Wednesday, November 20, 2013
Making a Difference
Some weeks I am painfully aware of the rest of the world. Disasters both natural and man-made leaving grief and misery in their wake. This has been one of those weeks.
I read about the terrible typhoon in the Philippines... a place that holds a special place in my heart. I can picture the people, the sights, the smells. I can feel the humidity, smell the taste the ocean. But I was well-fed when I was there. I had my own room and a big warm bed. I had fresh water, a cool pool for swimming, a hot shower, an air conditioned office. I had friends surrounding me, family waiting for me, and a sparkling new diamond on my finger.
I read about a priest spending the first day after the storm going around blessing corpses. Of people gathering at the Church of Our Mother of Perpetual Help in Tacloban. "I do not think that word means what you think it means." Some thank God for sparing their lives, others ask "Why?". A priest tells them God could not prevent the storm. Scared and confused, victims pray for no more calamities.
I wish I could do something for the hundreds of thousands of pregnant women in the area affected by Typhoon Haiyan. I picture the many women giving birth without proper assistance or sanitation, early labors precipitated by stress or dehydration. Struggling to breastfeed and care for newborns without adequate shelter or clean water. All while the Catholic Church fights government attempts to distribute contraception and education.
My first real information about contraception came from single Protestant missionary women in the Philippines. No one had ever told me how my fertility worked. As I edited simple little picture booklets for a language group on Mt. Apo, I was so grateful. Armed with new knowledge and curiosity, I headed to the library and pored over old books describing "the Billings method". It wasn't much, but it gave me hope that motherhood could be a chosen calling, rather than a cross to be borne.
I look at pictures of life in a camp for Syrian refugees. Women younger than me with twice as many kids, trying to create a stable life for their families who will be grown up too soon. Trying to keep them them clean and fed and clothed and safe. Sleepless nights in drafty tents worrying about the next day and relatives left behind. Children who will learn, but what lessons they absorb depends on how the adults in their lives interpret the world for them.
So I am reminded of Mr. Rogers' quote, "Look for the helpers."
The world is a big place. I can do a little to shine a light in the dark places, but at the end of the day my sphere in the wide, wide universe feels woefully small, my efficacy minuscule.
I stop looking at the distance and focus on what is around me. My children. My husband. I am still the brightest star in their sky. I light their world, interpret it, in many ways define it. And there are so many ways I can take care of them, show them that they are valuable and worthy of respect. In numerous little ways I am able to make their lives easier, their bodies more comfortable, their hearts strong and courageous.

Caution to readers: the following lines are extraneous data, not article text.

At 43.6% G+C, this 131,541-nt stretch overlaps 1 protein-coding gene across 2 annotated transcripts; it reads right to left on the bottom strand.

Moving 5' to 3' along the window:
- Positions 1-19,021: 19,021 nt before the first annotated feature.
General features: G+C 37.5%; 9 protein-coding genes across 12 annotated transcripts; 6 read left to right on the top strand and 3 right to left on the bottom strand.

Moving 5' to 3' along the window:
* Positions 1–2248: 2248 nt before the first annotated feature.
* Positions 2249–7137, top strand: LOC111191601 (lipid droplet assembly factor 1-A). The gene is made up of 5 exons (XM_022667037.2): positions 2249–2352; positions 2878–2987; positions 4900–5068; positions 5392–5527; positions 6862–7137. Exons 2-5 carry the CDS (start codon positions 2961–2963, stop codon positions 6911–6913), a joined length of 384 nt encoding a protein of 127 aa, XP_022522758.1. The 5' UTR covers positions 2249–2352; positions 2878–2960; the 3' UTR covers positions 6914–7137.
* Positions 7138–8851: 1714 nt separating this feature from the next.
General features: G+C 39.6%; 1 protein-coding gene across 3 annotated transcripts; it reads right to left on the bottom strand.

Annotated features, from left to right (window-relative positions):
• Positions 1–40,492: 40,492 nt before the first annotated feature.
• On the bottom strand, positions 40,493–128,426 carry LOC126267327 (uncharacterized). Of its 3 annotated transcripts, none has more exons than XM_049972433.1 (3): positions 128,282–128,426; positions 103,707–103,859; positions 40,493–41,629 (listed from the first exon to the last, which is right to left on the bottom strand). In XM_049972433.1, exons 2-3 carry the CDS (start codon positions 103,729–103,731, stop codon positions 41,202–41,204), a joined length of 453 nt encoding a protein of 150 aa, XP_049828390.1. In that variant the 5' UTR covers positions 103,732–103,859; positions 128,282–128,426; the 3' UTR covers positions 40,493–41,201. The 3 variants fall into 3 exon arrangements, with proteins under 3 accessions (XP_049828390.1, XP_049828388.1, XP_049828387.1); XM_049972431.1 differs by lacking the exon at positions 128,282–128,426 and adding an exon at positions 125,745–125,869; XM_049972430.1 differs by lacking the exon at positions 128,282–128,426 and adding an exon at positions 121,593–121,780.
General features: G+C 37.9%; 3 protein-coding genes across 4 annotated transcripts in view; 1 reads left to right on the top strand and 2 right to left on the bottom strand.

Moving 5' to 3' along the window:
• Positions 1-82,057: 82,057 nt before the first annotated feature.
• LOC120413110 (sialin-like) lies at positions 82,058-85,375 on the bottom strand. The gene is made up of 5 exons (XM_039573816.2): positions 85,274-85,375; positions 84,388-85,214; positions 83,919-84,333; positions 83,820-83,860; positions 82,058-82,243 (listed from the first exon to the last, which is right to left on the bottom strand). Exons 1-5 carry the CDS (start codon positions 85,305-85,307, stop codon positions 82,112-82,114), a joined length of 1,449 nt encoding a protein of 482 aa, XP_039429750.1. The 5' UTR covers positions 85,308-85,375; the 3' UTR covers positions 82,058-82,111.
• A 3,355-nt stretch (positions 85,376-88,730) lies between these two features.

My voice may not carry across the globe, but I am teaching my daughters to speak up for themselves, to defend the less fortunate, to hunger for justice and thirst for understanding. I may not be able to do much for my traumatized sisters in Southeast Asia, or in the Middle East, or even in Illinois and Indiana, but I can inspire and support and cheer on the amazing women with whom I share mitochondrial DNA--my younger sisters, now scattered across the globe, who are making their own brave choices every day.
I can create a safe and happy space for my own family. I can make space for beauty, for kindness, for leisure. I can invest energy in making my tiny piece of the planet a little bit cozier.
So this week I brightened a hallway with a new coat of paint. (My husband always feels like he lives in a new house when I finish a paint project, and he likes that feeling!) I bought a new plant. I replenished the cracker jar with homemade treats. I served a dinner with everyone's favorite foods. I gave my morning girl a special breakfast before she left for school. I took my youngest to the optometrist to have her glasses readjusted properly; she felt special getting so much attention and looking at herself in the mirrors. I'll visit her classroom this week, and listen to my son sing in his school concert.
Today I will make a pot of chili and when the onions make me cry I will think of all the women around the world working hard in all kinds of ways to create environments of warmth and stability for themselves and the people they love. We are making a difference.